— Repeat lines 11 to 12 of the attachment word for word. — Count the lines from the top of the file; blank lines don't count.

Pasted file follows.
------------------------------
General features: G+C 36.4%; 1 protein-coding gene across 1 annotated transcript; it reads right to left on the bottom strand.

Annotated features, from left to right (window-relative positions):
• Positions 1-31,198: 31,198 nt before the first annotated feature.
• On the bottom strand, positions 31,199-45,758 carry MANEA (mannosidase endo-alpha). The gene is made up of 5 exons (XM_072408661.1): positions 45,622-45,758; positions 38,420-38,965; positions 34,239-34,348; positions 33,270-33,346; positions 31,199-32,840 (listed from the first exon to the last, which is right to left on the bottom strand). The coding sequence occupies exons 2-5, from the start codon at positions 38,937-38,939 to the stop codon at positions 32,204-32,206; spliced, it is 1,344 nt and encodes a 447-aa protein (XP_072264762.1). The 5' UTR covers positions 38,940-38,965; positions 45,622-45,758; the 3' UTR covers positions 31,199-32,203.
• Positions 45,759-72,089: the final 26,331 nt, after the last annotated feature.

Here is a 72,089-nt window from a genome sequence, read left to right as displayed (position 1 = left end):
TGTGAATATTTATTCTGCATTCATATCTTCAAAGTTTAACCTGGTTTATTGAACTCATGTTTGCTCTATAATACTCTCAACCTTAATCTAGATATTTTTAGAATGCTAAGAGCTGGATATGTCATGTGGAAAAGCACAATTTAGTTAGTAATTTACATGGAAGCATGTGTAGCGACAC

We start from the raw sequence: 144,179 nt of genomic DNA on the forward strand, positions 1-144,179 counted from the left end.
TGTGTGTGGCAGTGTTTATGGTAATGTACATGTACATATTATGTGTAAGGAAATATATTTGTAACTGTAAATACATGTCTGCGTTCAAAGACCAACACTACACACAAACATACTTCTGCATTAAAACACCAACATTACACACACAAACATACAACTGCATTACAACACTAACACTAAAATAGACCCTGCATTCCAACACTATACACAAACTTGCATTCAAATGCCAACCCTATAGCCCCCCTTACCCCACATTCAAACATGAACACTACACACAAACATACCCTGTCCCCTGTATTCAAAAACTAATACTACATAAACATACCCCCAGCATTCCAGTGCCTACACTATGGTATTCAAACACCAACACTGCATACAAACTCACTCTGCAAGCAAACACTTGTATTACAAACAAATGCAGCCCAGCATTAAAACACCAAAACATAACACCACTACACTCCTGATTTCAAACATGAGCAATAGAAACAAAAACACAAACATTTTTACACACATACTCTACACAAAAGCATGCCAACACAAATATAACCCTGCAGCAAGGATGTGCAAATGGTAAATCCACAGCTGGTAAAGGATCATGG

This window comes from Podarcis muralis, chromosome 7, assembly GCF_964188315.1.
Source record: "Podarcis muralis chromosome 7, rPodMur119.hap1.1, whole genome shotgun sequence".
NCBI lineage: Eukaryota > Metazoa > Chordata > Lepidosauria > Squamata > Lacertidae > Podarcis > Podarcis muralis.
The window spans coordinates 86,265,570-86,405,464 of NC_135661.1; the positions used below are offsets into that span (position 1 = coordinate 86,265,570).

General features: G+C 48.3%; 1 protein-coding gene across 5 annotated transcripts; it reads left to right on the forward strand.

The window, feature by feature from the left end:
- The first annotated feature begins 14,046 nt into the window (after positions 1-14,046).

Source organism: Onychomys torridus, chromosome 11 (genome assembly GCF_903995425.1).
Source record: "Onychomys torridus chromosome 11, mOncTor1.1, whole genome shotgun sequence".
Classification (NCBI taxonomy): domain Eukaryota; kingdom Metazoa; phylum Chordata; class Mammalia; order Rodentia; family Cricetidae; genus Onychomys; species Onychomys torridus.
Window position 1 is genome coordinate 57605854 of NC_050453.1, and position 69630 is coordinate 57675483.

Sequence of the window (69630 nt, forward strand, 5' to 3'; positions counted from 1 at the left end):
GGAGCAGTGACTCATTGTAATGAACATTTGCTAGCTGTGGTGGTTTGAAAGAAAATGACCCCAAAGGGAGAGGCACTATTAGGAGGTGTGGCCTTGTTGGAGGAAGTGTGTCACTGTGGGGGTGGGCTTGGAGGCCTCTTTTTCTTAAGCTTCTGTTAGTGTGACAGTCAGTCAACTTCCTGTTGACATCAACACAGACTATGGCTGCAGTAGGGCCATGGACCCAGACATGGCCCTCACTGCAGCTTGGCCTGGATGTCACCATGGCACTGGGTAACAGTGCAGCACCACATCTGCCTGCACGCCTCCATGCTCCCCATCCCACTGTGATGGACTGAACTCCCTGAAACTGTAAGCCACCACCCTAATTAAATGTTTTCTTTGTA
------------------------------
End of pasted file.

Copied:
Source record: "Podarcis muralis chromosome 7, rPodMur119.hap1.1, whole genome shotgun sequence".
NCBI lineage: Eukaryota > Metazoa > Chordata > Lepidosauria > Squamata > Lacertidae > Podarcis > Podarcis muralis.